Editor's note: This is the sixth post in Fordham's 2016 Wonkathon. We've asked assorted education policy experts to answer this question: What are the "sleeper provisions" of ESSA that might encourage the further expansion of parental choice, at least if advocates seize the opportunity? Prior entries can be found here, here, here, here, and here.
What course would you have wanted to take in high school if you’d had the chance?
For me, it’s economics. I’ve started many meetings about course access with that question as an icebreaker. The first few times, I even had the “brilliant” idea to drop the responses into a word cloud. But that ended up being a dud when everyone gave different answers and astronomy, law and policy, psychology, photography, geometry, Japanese, physics, and accounting were all the same size.
Cool story, but what’s course access?
It is a policy under which kids get access to a range of supplemental courses approved by their states that may not otherwise be available in the schools they attend full-time. Think of it as an evolution from states solely being providers of supplemental courses through virtual programs. The state’s role in course access is one of quality assurance (on the front end and back end) and promoting opportunities to students, families, and schools. Courses can be delivered online, in blended formats, or in person; they can span Advanced Placement, career and technical, world languages and other electives, credit recovery, and dual enrollment. Providers could include state virtual schools, other school districts, institutions of higher education, employers, nonprofits, and companies that provide online courses.
Wait, I thought we were talking about ESSA?
Good point. ESSA includes a provision that allows states to set aside 3 percent of Title I funding to provide direct student services. These services could include public school choice, tutoring, and—wait for it—access to courses not otherwise available to students. We’ll have to wait for the Education Department to release regulations and guidance to know how services will be selected. But at a minimum, states will be able to use administrative funds to authorize providers and include priorities to create incentives for particular activities like supplemental courses.
But here’s the best part: Once a state goes through the process of evaluating and approving providers through direct student services, they can use those same providers to make courses available to everyone.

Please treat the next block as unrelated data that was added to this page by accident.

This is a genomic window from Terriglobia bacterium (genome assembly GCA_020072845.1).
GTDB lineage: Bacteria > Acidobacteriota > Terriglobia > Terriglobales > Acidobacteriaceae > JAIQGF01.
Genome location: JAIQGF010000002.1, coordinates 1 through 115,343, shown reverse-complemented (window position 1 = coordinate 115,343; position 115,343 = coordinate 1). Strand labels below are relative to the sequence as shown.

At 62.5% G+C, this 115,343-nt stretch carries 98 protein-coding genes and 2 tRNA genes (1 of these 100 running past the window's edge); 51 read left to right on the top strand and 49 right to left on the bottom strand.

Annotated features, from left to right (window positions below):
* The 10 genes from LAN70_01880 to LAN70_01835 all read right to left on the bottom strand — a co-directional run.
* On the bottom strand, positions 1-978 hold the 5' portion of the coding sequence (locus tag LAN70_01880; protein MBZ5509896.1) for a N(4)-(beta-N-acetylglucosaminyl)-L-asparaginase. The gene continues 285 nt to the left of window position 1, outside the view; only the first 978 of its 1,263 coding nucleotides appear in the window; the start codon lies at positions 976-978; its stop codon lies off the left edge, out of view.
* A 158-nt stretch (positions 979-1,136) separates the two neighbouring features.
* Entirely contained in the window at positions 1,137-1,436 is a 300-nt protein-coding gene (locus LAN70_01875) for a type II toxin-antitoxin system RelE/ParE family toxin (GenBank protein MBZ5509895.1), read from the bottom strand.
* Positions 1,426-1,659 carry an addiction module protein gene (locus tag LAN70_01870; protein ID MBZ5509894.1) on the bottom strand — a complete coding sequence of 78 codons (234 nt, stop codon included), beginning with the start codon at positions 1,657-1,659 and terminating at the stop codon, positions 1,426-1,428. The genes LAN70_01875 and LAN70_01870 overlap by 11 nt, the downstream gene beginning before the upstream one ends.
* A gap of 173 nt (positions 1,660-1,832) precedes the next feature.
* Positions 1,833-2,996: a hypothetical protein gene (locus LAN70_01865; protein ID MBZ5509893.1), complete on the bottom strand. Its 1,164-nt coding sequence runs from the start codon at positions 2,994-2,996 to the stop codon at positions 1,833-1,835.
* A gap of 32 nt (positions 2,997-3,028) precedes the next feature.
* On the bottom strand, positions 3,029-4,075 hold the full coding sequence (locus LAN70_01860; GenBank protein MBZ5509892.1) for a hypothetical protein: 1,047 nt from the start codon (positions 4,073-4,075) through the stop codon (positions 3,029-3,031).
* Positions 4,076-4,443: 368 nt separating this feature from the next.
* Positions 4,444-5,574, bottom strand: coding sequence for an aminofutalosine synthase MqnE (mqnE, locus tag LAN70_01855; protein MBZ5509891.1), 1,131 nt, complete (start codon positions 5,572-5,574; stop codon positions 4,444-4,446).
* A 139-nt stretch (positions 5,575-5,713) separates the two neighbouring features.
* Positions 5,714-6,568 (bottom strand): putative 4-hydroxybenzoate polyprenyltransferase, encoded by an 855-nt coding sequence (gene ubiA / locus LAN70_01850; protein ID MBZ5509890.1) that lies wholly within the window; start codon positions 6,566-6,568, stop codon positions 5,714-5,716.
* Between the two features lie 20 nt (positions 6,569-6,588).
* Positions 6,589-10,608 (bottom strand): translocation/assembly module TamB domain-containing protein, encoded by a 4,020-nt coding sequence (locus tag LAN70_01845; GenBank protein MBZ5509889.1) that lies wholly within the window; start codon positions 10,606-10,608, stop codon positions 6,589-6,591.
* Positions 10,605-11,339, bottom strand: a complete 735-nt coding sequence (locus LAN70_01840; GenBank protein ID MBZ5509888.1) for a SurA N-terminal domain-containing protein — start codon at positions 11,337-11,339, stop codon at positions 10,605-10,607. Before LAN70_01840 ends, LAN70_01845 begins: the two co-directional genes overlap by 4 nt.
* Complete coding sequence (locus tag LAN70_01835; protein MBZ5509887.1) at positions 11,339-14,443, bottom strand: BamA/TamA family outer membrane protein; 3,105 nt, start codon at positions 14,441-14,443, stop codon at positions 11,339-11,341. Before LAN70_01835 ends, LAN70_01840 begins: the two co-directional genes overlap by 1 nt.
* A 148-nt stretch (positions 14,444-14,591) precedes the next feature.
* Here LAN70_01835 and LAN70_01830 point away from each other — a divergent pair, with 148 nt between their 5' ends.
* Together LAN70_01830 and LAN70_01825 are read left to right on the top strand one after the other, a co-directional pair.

If you want more than this taste of wonkery on direct student services, check out the tapas-sized portion in ExcelinEd’s ESSA summary; or you can go for the Old ‘96er-sized treatment with this deep dive from Chiefs for Change.
But wait, there’s even more. States (and districts) can also use funding from the Title IV Student Support and Academic Enrichment Grants for activities related to course access. It’s a fantastic strategy to increase access to the range of courses in a well-rounded education (Section 4107) and an ingenious plan to effectively use technology (Section 4109). And setting up a catalog and provider approval processes are other worldly prospects for state activities funding (Section 4104).
Why should I care about this course access thing?
The Education Department’s most recent Civil Rights Data Collection included a snapshot of college and career readiness statistics. It showed that only half of the country’s high schools offer calculus, and less than two-thirds offer physics (access gaps get even more stark in the schools with the highest percentages of black and Latino students). Sorry, kids, if you want all the necessary courses to be ready for credit-bearing STEM programs when you get to college.
In addition, data from Gallup on student engagement looks like a descending staircase from fifth grade through high school: Prompts like “In the last seven days, I have learned something interesting at school” show drops of nearly three-quarters of a point on a five-point scale. Constraints borne out of tradeoffs between limited staff, classroom space, and schedule blocks mean that too many kids don’t get the courses they want or need. Course access allows leaders to make a different range of decisions when deciding what courses and supports they’re able to offer students. No longer does the decision about AP courses need to fall between paying very high per-student, per-course costs and not offering the opportunity at all.
Who’s already doing this course access thing, and what does it look like?
This is a relatively new policy concept, and it looks somewhat different across the early adopter states. We have many resources on ExcelinEd’s site that help explain the concept—including how leading districts are making the most of course access—as well as videos profiling leaders and students in Ascension Parish, Louisiana and Guthrie, Texas. You can also find information about course access from iNACOL and the Christensen Institute.
Neil Campbell is the director of next-generation reforms at the Foundation for Excellence in Education.